Mother Tongues – making sure migrants aren’t lost in translation
Mother Tongues is a proposal for an open source network of digital phrasebook addressing migrant communities lack of language skills.
Started as an implementation of phrasebooks being distributed in refugee camps to facilitate communication in the absence of interpreters, it aims to become a service supporting migrants’ settlement in European cities.
In times of migration crisis, it aims to facilitate communication in emergency situations as much as fostering social inclusion while accomplishing daily life tasks. It also empowers individuals to contribute to the social good of their local community, by using cheap tech, off-the-shelf components and relying on a non-commercial, open source infrastructure.
The network consists of a series of digital devices streaming translations as digital content – written text, audio recordings, icons – broadcasted by media wi-fi servers scattered around the city and readable through any laptop or mobile device. Basic unit of the project is in fact a “tongue”: an open source single board computer (Raspberry pi) connected to a SD card, a wi-fi dongle and a USB charger. The SD memory contains the content being broadcasted and users can access it by just connecting to an open wi-fi, without need for Internet or apps.
Tongues can be placed in specific locations where migrants are required to interact with locals, without an interpreter, using specific vocabulary. Asking for directions at a train station, enquiring about their rights with a lawyer, describing their symptoms to a doctor. The interface displayed on a smartphone connected to any “tongue wifi” allows to browse existing translations and add new ones. Tailoring the service to the needs of the community using it.
Discussion Mother Tongues – making sure migrants aren’t lost in translation
Marta, thank you for sharing your project, which puts the spotlight on the refugee crisis and inquires what designers can do in such context. I understand the project is still on a developing phase (?), yet I have a couple of questions to better understand: (1) how does someone who would like to make use of these phrasebooks know that they are available on a certain range? I ask this because I am familiar with PirateBox, and see the value of sharing content within small meshworks, but sometimes wonder how effective will it be if it is not combined with an offline (analogue) communication… Other thing I am curious about is (2) why are there no people at all in any of the visualizations you share? Is this a conscious choice? I fear when such complex social and political issues are translated into a -merely- technological solution.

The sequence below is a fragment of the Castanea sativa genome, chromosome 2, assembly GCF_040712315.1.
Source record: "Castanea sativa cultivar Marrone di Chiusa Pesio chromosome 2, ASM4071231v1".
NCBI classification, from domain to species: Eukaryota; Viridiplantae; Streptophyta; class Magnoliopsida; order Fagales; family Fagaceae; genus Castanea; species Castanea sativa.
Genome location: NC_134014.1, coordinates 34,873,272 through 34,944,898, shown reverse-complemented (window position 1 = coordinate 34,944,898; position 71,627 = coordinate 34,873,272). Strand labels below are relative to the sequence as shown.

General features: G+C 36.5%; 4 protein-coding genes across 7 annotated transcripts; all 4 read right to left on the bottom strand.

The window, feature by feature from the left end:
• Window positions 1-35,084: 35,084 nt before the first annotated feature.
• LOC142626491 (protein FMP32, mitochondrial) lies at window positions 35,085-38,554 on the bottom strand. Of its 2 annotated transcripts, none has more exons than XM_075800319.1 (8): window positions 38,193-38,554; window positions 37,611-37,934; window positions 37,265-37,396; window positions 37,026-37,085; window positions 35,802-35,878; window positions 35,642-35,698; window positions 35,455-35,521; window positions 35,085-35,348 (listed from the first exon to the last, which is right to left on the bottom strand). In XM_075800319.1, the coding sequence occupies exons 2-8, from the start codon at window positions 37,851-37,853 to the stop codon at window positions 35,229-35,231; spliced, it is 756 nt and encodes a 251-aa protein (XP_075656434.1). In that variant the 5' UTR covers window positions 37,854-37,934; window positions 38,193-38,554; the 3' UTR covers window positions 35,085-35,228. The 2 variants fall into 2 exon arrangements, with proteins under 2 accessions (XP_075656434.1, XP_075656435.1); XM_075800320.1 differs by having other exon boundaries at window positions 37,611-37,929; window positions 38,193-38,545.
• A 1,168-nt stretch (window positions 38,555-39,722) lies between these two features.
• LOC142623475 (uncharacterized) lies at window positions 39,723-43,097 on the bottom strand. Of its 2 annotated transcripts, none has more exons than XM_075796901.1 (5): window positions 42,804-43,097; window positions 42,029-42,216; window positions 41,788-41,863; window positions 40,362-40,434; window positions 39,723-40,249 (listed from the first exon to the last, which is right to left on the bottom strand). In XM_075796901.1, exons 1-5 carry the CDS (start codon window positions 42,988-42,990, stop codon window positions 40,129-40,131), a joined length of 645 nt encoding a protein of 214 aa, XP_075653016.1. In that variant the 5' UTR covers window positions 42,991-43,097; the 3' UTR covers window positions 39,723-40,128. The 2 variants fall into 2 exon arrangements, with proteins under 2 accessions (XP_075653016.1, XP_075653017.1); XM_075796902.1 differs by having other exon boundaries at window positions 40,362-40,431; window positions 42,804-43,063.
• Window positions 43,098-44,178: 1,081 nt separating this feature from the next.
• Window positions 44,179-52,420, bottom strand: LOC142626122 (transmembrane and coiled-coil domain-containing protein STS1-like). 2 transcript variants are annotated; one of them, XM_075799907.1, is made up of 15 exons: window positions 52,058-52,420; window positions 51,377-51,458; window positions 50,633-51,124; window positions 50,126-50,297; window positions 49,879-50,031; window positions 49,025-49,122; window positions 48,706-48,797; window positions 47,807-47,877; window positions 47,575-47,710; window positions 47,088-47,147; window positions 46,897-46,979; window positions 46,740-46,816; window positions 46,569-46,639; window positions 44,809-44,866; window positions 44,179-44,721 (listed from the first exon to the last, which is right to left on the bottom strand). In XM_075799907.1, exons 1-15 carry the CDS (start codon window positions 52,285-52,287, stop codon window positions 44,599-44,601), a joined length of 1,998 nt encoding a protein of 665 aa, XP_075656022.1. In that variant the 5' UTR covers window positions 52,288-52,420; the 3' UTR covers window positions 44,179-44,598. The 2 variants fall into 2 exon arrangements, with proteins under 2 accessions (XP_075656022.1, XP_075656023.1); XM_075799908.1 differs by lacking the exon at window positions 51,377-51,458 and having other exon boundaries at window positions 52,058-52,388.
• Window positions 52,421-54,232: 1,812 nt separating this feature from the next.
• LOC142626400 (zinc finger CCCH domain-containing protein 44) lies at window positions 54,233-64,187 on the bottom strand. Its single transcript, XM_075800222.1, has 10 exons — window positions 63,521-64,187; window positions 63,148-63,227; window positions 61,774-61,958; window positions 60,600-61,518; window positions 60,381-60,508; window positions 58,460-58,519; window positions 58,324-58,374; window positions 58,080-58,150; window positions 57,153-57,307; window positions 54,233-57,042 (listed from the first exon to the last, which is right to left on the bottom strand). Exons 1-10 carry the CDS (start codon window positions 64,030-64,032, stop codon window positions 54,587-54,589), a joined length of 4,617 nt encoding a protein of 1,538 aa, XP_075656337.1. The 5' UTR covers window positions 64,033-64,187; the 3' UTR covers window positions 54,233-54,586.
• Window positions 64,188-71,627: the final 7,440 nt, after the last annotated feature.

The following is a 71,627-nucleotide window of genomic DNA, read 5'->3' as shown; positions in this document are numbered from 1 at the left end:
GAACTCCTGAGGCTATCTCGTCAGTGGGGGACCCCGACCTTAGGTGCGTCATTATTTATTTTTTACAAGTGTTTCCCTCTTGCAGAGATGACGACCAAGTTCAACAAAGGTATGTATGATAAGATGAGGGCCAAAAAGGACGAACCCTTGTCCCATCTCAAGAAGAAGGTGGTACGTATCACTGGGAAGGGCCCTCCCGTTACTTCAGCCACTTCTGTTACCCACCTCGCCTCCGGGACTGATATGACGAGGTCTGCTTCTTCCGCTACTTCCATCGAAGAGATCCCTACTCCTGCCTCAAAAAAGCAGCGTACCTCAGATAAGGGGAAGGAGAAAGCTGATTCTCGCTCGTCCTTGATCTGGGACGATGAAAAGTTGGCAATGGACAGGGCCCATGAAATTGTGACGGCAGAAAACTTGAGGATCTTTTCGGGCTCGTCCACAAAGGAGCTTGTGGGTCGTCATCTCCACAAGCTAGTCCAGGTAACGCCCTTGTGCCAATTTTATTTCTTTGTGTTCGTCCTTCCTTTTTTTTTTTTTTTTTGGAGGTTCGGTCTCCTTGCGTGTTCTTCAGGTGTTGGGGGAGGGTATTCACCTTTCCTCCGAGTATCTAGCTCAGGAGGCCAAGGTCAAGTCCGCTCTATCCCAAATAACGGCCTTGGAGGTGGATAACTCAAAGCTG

hi pablo, yes my work is still under development phase as I am working on fully setting up the digital / coding part! I’d be happy to answer your questions… (1) they’re supposed to be pinpointed on an open street map. Also, it’s not actually a mesh network but each device would work independently as the content is uploaded by whoever sets up the device by picking the relevant transaltions from an online library. So basically you could just access the content online or, without need for internet connection, by connecting to a device. (2) I do agree on the risk of turning social issues into tech ones, but the lack of people is mainly due to the fact that it’s under development so I though it wouldn’t be honest to pretend like it’s gone through lots of user testing. 🙂
Thanks for your quick responses Marta. Regarding the first question, for me its clear the functioning, but don’t you think that an analogue way of communicating the ‘availability’ of the phrasebooks in the context where the ‘tongue’ is located would make it more ‘visible’ and, thus, more easy to access? I am just trying to imagine the situation in itself, of a migrant in a public place (say, a train station) who might need such tool, but perhaps he will ignore the fact that it exists and its available (unless he has already visited the online map). Sometimes the problem is not the ‘availability’ of resources, but its actual communication…
Yes it’s a really fair observation and that would be a very effective first mean of contact with the service. It might be a poster with a very brief description in different translations. Thanks for the insight.